My greatest thrill is receiving the many reader comments through my website telling me they thought some of the content I had presented was incorrect and then they did their own research and realized they had learned something new. If I can enhance readers’ understanding of important aspects of history, culture, and technology as they keep flipping the pages enthralled with the characters and plot of my story, I’m achieving my goal.

In order to bring all the aspects of my novel together, I create a very detailed story analysis that contains Chapters, Scenes, Time Line, Story Line, Point of View, Characters, Tension/Conflict, Setting, and General Comments. I use this to bring a balance to the development of the plot and characters. This becomes my map as I put on my creative hat and start the actual writing of the novel. It’s important to note that as I’m writing my manuscript, I may find a fascinating side trip that takes me from my detailed analysis. But just as I might take a detour during a drive, I always have my analysis like a road map to get me back on the road to my final objective.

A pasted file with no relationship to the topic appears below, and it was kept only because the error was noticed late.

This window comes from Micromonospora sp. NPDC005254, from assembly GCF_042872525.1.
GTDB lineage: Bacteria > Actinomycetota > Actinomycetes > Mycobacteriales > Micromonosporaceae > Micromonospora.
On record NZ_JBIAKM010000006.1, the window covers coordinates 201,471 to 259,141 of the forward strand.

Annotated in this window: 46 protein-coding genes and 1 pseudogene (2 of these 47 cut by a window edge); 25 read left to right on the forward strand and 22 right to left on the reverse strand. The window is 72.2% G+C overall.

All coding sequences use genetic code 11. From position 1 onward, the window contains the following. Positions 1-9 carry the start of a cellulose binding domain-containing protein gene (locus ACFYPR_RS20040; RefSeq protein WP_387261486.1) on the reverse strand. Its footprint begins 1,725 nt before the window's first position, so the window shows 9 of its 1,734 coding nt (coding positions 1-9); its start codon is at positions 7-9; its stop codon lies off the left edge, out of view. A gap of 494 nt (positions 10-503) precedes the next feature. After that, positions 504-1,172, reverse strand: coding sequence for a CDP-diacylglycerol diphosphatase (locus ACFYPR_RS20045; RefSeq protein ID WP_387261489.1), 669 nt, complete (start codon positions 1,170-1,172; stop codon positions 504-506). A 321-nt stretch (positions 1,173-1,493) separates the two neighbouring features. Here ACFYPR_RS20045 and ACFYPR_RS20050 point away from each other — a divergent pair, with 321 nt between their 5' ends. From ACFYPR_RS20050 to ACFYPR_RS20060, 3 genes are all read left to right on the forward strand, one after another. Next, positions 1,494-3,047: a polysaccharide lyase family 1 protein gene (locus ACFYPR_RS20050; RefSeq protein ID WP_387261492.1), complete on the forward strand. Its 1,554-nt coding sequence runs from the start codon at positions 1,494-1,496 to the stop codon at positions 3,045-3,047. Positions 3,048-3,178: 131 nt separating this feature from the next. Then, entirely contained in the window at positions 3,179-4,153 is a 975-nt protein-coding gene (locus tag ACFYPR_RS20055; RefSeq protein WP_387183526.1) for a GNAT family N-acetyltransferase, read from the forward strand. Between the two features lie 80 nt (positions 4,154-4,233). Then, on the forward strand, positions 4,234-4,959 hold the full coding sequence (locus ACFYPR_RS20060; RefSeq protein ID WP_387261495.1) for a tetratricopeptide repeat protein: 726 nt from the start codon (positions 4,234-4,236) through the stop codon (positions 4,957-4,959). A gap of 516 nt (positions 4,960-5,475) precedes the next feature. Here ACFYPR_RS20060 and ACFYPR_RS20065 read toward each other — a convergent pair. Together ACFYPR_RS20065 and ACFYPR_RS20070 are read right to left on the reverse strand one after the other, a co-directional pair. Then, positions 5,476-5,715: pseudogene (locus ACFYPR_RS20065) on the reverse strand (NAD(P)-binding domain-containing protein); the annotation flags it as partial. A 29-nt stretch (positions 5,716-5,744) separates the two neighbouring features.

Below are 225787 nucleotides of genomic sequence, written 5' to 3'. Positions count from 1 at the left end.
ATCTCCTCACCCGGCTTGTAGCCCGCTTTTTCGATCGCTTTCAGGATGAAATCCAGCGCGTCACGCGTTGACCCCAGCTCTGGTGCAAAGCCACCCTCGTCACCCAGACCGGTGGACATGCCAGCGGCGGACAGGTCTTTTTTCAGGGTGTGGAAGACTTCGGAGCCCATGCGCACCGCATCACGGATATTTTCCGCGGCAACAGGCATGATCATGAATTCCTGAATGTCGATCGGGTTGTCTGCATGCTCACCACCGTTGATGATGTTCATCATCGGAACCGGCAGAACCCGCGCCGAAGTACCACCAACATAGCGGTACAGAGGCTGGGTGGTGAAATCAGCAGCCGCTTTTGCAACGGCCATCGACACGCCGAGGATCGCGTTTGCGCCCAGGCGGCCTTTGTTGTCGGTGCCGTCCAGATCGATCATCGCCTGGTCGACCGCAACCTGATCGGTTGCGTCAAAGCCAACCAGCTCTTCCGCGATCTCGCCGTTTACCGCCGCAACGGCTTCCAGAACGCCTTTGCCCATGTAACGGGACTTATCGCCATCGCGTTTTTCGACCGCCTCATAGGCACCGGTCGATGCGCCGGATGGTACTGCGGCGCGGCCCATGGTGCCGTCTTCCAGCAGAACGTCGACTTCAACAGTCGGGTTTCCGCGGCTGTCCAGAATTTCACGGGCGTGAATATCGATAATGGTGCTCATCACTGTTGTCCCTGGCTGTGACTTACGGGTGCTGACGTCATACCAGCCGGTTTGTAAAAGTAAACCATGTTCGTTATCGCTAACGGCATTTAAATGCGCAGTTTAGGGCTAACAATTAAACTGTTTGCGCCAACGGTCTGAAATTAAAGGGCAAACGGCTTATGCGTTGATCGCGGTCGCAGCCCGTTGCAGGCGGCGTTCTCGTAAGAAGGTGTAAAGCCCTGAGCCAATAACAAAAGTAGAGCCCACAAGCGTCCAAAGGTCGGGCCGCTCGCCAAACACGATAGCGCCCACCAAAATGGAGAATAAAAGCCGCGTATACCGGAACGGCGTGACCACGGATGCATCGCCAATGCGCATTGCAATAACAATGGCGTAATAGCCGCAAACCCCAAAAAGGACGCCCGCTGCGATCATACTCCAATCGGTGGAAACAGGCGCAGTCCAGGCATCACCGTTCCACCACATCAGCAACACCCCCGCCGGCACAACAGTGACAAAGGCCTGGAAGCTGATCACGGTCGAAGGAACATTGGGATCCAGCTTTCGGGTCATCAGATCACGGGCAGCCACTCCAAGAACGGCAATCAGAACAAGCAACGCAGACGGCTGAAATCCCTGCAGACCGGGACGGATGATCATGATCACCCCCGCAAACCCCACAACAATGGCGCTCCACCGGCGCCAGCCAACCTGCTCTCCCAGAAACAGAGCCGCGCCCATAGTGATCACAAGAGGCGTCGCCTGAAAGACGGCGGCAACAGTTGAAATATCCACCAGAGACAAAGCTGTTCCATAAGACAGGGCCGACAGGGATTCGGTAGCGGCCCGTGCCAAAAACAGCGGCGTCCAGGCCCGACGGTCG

What is one thing that has helped you develop as a writer?
The most important factor that has helped me is sticking to my goal of practice, practice, practice. Writing is an art and a craft and art is in the eyes of the beholder. In order to master the craft requires practice and mastering the art, which is constantly changing, requires reading your genre to keep up with the changes and more practice, practice, practice. Every little tweak that grabs your readers by the throat and keeps them turning the pages is a step toward success.

What is the most successful thing you’ve done to market your book(s)?
In today’s technology driven society, I don’t think there’s one simple marketing factor that can make an author successful. I’ve been focusing on the developing e-promotional arena to market my books. It’s a combination of many factors: a good website, Facebook, Twitter, Goodreads, Blogging, and new areas like Pinterest that bring your novels to new readers. I’ve gotten great comments about my latest marketing tool, a video book trailer. In today’s market people are attracted to things that are short and sweet. My book trailer is on the opening page of my website at where visitors can click links to follow me on Facebook, Twitter, and my Blog.